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Motors Liquidation Co. Dip Lenders Trust v. Allstate Insurance Co.

Supreme Court of Delaware

July 10, 2018

ALLSTATE INSURANCE COMPANY, et al., Defendants Below, Appellees.

          Submitted: May 2, 2018

          Court Below: Superior Court of the State of Delaware CA No. N11C-12-022 CCLD

          Before STRINE, Chief Justice; VALIHURA, and VAUGHN, Justices


          James T. Vaughn, Jr. Justice.

         Upon consideration of the parties' briefs, oral argument, and the record on appeal, it appears that:

         1. This is an insurance coverage case involving excess general liability policies purchased by General Motors for policy periods spanning from the late 1960's to the mid-1980's. In 2009, General Motors underwent a bankruptcy reorganization, and as a result of that proceeding the rights to any proceeds from the policies were assigned to the Appellant, Motors Liquidation Company DIP Lenders Trust ("the Trust"). The Appellees are 14 insurance companies that sold the excess policies to General Motors. The issue is whether the excess policies provide coverage for asbestos-related and environmental claims asserted against General Motors. In three opinions, the Superior Court determined that they do not and granted summary judgment to the Appellees. We have concluded that the judgment of the Superior Court should be affirmed for the reasons given by it in those opinions.

         2. For more than 50 years, General Motors purchased comprehensive products liability insurance from Royal Insurance Company ("Royal"). Policies issued through 1971 were "occurrence-based," meaning the coverage responded to injuries arising from incidents occurring within the time at risk. The parties then negotiated Endorsement 15, which shifted policies issued after 1971 to "claims-made" insurance which covered occurrences reported during the policy period. Royal is not a party to this litigation.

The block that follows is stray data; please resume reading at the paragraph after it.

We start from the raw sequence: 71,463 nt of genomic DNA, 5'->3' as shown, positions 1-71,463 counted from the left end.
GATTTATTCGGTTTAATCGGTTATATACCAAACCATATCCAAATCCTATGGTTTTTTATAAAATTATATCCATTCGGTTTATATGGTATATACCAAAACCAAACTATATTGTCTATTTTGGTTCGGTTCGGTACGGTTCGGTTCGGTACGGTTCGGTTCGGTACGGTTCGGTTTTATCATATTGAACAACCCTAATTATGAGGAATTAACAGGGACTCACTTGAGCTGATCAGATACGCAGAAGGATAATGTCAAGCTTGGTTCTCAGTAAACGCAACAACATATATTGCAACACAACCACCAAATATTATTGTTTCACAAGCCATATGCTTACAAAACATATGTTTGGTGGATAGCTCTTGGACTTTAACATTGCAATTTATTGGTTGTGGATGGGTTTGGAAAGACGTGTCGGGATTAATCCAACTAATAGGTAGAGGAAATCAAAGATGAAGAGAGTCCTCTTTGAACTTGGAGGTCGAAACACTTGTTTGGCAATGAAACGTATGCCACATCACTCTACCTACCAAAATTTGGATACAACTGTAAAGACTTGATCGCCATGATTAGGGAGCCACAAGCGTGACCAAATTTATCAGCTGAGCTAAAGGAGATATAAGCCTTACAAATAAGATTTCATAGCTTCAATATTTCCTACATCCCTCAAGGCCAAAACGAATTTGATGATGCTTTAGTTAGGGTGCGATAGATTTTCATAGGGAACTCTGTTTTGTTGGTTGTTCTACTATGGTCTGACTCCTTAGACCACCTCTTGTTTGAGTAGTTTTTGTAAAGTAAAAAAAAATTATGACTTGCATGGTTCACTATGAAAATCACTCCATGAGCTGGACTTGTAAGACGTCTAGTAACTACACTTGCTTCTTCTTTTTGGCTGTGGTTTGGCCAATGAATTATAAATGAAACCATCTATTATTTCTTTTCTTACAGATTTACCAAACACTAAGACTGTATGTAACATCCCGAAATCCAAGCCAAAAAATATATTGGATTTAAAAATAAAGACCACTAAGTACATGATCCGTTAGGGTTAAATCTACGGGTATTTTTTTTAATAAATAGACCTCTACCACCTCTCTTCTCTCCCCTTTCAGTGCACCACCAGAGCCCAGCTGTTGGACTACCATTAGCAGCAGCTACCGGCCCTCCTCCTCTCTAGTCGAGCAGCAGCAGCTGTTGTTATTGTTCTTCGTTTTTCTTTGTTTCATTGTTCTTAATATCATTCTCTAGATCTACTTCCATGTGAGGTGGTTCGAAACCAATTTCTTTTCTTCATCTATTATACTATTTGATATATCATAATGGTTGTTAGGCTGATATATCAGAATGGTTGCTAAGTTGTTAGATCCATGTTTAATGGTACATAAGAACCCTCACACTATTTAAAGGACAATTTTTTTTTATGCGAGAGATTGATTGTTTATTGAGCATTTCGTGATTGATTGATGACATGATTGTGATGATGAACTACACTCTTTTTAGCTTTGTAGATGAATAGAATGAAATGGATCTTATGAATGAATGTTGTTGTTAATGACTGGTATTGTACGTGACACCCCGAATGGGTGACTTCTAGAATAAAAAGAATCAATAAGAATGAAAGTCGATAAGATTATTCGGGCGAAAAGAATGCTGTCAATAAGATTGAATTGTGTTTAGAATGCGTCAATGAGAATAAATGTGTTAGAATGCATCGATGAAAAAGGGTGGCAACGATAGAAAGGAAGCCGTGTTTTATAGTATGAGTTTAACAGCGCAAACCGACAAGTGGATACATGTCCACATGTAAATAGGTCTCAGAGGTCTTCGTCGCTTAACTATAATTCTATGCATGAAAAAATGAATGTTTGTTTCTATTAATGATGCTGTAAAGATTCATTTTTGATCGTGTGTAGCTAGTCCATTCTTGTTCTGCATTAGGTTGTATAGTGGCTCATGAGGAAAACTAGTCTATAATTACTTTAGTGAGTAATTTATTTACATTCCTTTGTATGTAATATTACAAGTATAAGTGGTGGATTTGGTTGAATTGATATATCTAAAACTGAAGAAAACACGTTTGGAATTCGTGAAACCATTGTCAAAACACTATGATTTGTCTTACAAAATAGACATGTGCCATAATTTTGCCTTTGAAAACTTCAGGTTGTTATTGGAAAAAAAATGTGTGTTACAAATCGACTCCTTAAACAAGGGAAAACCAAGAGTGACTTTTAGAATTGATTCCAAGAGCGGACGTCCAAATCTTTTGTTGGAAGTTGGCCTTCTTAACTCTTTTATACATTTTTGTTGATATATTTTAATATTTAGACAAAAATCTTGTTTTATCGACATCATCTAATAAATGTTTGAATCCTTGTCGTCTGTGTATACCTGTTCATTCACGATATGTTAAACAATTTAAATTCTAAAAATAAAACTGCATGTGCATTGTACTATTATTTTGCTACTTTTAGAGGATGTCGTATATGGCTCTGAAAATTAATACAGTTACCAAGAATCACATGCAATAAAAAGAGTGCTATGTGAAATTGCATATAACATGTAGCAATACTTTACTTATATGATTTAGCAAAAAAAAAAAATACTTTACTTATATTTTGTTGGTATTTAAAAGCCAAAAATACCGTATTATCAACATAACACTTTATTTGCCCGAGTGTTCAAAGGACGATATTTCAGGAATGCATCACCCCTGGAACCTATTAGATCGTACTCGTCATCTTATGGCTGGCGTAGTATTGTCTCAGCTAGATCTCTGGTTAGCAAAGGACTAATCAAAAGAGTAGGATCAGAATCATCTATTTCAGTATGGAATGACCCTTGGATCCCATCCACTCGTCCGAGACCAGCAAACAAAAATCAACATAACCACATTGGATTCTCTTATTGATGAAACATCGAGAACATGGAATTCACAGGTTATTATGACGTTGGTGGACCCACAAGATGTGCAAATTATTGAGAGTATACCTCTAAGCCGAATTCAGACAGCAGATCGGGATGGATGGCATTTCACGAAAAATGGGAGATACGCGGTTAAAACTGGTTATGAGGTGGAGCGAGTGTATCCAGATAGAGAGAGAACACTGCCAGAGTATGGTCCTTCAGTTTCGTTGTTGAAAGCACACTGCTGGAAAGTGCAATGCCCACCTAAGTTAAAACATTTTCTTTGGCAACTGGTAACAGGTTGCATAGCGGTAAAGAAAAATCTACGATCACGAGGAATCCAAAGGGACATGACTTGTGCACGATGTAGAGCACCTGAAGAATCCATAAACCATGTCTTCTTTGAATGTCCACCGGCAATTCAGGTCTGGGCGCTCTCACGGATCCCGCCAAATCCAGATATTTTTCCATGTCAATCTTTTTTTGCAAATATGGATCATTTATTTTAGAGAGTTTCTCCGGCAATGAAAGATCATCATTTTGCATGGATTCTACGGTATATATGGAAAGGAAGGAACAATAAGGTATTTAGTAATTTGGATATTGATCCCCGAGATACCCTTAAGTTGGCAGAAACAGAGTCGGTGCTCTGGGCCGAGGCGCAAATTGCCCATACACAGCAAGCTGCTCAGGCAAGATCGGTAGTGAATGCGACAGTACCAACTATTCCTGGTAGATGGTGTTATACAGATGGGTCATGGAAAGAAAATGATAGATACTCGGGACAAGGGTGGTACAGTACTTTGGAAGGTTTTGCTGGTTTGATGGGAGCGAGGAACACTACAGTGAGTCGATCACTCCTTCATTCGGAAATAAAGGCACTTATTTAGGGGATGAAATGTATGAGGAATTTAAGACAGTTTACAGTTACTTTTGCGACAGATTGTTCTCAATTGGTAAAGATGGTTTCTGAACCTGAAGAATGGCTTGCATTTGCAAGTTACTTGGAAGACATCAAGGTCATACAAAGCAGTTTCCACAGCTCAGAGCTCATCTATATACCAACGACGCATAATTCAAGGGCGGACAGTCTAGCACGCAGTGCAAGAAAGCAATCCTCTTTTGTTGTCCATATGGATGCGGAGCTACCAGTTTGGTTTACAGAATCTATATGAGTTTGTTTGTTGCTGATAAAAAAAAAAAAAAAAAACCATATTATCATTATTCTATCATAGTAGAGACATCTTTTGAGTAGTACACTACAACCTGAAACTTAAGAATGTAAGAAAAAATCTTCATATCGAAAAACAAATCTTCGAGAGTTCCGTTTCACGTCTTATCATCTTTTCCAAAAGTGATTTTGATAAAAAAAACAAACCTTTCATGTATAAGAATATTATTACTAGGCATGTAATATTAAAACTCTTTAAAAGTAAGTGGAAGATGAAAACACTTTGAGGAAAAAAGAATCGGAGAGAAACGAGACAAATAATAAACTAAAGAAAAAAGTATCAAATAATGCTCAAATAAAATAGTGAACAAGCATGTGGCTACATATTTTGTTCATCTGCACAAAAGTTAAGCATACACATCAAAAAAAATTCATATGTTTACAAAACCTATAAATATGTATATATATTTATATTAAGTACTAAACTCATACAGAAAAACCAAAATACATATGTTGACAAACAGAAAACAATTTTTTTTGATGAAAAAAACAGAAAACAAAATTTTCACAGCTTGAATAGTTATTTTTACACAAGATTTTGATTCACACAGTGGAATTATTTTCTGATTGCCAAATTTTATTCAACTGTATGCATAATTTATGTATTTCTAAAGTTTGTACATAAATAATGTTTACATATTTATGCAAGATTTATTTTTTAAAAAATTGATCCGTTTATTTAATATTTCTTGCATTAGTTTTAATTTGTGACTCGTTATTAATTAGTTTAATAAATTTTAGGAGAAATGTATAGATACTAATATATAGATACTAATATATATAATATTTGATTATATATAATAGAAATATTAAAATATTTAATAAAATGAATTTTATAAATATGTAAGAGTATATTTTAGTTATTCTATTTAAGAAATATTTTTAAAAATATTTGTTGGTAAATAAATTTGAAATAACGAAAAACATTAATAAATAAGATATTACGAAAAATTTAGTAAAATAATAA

3. The excess policies involved here are ones that towered above the Royal policies. General Motors continuously bought layers of excess coverage that towered over the Royal policies during the time-frame relevant to this case. These excess policies were issued by different carriers, covering different time frames, in different amounts, and with different attachment points. The pre-1972 excess policies "follow-form" by adopting the terms of the underlying Royal policy. It appears that some of the post-1971 excess policies follow form to the underlying Royal policies, but some contain other triggering language, such as occurrence- based language, and some contain other language which differs from the Royal policies.

         4. In 1977, General Motors received the first of what would become thousands of claims from plaintiffs alleging they had sustained personal injury from exposure to General Motors automotive products containing asbestos. In the years that followed, more than 40, 000 such claims were filed against General Motors.